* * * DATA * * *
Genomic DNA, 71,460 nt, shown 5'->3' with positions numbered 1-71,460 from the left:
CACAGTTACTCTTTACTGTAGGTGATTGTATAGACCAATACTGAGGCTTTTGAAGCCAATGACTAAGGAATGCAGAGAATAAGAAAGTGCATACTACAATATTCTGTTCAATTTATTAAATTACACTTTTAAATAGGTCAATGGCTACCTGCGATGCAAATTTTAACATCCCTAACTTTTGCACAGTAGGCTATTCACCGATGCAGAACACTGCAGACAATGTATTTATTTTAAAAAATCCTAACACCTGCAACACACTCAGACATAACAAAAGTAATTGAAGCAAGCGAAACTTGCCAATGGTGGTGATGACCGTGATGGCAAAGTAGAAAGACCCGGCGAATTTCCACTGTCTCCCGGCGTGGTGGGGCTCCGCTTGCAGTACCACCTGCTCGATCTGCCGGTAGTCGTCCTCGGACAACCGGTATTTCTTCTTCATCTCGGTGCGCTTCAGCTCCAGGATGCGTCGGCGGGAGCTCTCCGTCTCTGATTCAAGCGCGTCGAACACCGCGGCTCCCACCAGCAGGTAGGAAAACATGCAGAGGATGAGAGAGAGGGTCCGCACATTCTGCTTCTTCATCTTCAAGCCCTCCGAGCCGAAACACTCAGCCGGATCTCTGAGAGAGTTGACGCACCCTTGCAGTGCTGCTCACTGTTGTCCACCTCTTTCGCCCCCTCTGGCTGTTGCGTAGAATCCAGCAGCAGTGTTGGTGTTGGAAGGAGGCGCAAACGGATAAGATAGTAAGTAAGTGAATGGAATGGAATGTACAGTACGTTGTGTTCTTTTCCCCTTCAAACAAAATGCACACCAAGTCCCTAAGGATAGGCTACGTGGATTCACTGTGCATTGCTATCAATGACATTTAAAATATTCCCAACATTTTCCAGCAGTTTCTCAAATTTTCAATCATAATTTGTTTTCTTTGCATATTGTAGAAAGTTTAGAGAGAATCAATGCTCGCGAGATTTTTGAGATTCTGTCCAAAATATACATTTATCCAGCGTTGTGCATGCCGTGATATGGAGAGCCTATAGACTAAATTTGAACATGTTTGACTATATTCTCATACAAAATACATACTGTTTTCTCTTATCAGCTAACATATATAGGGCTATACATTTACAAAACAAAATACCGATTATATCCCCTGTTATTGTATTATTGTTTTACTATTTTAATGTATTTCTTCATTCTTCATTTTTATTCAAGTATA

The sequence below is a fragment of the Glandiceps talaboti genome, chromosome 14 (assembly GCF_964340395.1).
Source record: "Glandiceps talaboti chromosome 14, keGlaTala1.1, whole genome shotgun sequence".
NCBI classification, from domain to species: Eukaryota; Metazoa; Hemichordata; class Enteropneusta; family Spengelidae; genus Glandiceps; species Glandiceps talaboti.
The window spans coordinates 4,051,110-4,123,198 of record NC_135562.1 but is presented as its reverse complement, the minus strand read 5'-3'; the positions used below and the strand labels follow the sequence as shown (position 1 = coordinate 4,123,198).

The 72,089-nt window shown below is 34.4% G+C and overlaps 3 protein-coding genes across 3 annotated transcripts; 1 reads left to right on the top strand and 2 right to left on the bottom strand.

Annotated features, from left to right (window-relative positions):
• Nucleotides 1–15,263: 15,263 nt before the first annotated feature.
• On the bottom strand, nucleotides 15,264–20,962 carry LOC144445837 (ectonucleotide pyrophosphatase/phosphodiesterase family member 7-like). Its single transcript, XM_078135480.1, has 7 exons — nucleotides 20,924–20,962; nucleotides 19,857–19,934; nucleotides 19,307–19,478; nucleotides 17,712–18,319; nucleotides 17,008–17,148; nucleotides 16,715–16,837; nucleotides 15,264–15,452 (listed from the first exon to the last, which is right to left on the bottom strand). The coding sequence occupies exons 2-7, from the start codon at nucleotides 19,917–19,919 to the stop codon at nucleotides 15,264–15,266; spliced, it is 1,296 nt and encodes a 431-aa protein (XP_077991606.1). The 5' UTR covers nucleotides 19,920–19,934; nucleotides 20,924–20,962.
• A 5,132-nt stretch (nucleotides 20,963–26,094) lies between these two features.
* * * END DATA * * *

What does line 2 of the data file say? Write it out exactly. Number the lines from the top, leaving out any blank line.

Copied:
CACAGTTACTCTTTACTGTAGGTGATTGTATAGACCAATACTGAGGCTTTTGAAGCCAATGACTAAGGAATGCAGAGAATAAGAAAGTGCATACTACAATATTCTGTTCAATTTATTAAATTACACTTTTAAATAGGTCAATGGCTACCTGCGATGCAAATTTTAACATCCCTAACTTTTGCACAGTAGGCTATTCACCGATGCAGAACACTGCAGACAATGTATTTATTTTAAAAAATCCTAACACCTGCAACACACTCAGACATAACAAAAGTAATTGAAGCAAGCGAAACTTGCCAATGGTGGTGATGACCGTGATGGCAAAGTAGAAAGACCCGGCGAATTTCCACTGTCTCCCGGCGTGGTGGGGCTCCGCTTGCAGTACCACCTGCTCGATCTGCCGGTAGTCGTCCTCGGACAACCGGTATTTCTTCTTCATCTCGGTGCGCTTCAGCTCCAGGATGCGTCGGCGGGAGCTCTCCGTCTCTGATTCAAGCGCGTCGAACACCGCGGCTCCCACCAGCAGGTAGGAAAACATGCAGAGGATGAGAGAGAGGGTCCGCACATTCTGCTTCTTCATCTTCAAGCCCTCCGAGCCGAAACACTCAGCCGGATCTCTGAGAGAGTTGACGCACCCTTGCAGTGCTGCTCACTGTTGTCCACCTCTTTCGCCCCCTCTGGCTGTTGCGTAGAATCCAGCAGCAGTGTTGGTGTTGGAAGGAGGCGCAAACGGATAAGATAGTAAGTAAGTGAATGGAATGGAATGTACAGTACGTTGTGTTCTTTTCCCCTTCAAACAAAATGCACACCAAGTCCCTAAGGATAGGCTACGTGGATTCACTGTGCATTGCTATCAATGACATTTAAAATATTCCCAACATTTTCCAGCAGTTTCTCAAATTTTCAATCATAATTTGTTTTCTTTGCATATTGTAGAAAGTTTAGAGAGAATCAATGCTCGCGAGATTTTTGAGATTCTGTCCAAAATATACATTTATCCAGCGTTGTGCATGCCGTGATATGGAGAGCCTATAGACTAAATTTGAACATGTTTGACTATATTCTCATACAAAATACATACTGTTTTCTCTTATCAGCTAACATATATAGGGCTATACATTTACAAAACAAAATACCGATTATATCCCCTGTTATTGTATTATTGTTTTACTATTTTAATGTATTTCTTCATTCTTCATTTTTATTCAAGTATA